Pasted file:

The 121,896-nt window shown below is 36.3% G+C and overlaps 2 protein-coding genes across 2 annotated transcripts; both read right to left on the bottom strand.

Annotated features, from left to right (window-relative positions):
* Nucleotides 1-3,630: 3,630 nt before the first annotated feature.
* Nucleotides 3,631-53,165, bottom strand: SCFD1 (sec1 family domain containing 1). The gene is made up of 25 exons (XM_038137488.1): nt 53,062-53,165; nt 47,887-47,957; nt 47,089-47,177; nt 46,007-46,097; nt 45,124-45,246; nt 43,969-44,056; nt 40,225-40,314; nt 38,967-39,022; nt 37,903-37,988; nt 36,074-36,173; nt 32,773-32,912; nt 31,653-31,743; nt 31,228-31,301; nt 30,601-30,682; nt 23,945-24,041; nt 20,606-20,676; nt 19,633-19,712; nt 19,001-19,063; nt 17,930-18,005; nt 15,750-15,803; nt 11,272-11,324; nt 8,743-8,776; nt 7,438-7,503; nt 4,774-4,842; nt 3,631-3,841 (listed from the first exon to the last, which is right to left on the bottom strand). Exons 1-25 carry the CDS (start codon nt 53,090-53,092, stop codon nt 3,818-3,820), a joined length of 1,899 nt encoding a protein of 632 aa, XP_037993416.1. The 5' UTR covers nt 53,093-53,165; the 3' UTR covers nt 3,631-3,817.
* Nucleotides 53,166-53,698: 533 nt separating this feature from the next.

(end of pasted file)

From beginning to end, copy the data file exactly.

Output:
The 121,896-nt window shown below is 36.3% G+C and overlaps 2 protein-coding genes across 2 annotated transcripts; both read right to left on the bottom strand.

Annotated features, from left to right (window-relative positions):
* Nucleotides 1-3,630: 3,630 nt before the first annotated feature.
* Nucleotides 3,631-53,165, bottom strand: SCFD1 (sec1 family domain containing 1). The gene is made up of 25 exons (XM_038137488.1): nt 53,062-53,165; nt 47,887-47,957; nt 47,089-47,177; nt 46,007-46,097; nt 45,124-45,246; nt 43,969-44,056; nt 40,225-40,314; nt 38,967-39,022; nt 37,903-37,988; nt 36,074-36,173; nt 32,773-32,912; nt 31,653-31,743; nt 31,228-31,301; nt 30,601-30,682; nt 23,945-24,041; nt 20,606-20,676; nt 19,633-19,712; nt 19,001-19,063; nt 17,930-18,005; nt 15,750-15,803; nt 11,272-11,324; nt 8,743-8,776; nt 7,438-7,503; nt 4,774-4,842; nt 3,631-3,841 (listed from the first exon to the last, which is right to left on the bottom strand). Exons 1-25 carry the CDS (start codon nt 53,090-53,092, stop codon nt 3,818-3,820), a joined length of 1,899 nt encoding a protein of 632 aa, XP_037993416.1. The 5' UTR covers nt 53,093-53,165; the 3' UTR covers nt 3,631-3,817.
* Nucleotides 53,166-53,698: 533 nt separating this feature from the next.